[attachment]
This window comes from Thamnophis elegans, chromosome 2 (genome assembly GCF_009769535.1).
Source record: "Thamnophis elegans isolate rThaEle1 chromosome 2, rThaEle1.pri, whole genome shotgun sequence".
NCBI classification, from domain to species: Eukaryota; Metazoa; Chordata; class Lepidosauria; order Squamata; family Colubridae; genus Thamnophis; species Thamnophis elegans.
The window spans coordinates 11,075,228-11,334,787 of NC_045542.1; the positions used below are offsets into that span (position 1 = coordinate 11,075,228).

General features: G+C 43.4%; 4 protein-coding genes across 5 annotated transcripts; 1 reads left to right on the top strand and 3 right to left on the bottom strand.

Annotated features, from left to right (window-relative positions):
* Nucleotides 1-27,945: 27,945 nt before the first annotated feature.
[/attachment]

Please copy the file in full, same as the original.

This window comes from Thamnophis elegans, chromosome 2 (genome assembly GCF_009769535.1).
Source record: "Thamnophis elegans isolate rThaEle1 chromosome 2, rThaEle1.pri, whole genome shotgun sequence".
NCBI classification, from domain to species: Eukaryota; Metazoa; Chordata; class Lepidosauria; order Squamata; family Colubridae; genus Thamnophis; species Thamnophis elegans.
The window spans coordinates 11,075,228-11,334,787 of NC_045542.1; the positions used below are offsets into that span (position 1 = coordinate 11,075,228).

General features: G+C 43.4%; 4 protein-coding genes across 5 annotated transcripts; 1 reads left to right on the top strand and 3 right to left on the bottom strand.

Annotated features, from left to right (window-relative positions):
* Nucleotides 1-27,945: 27,945 nt before the first annotated feature.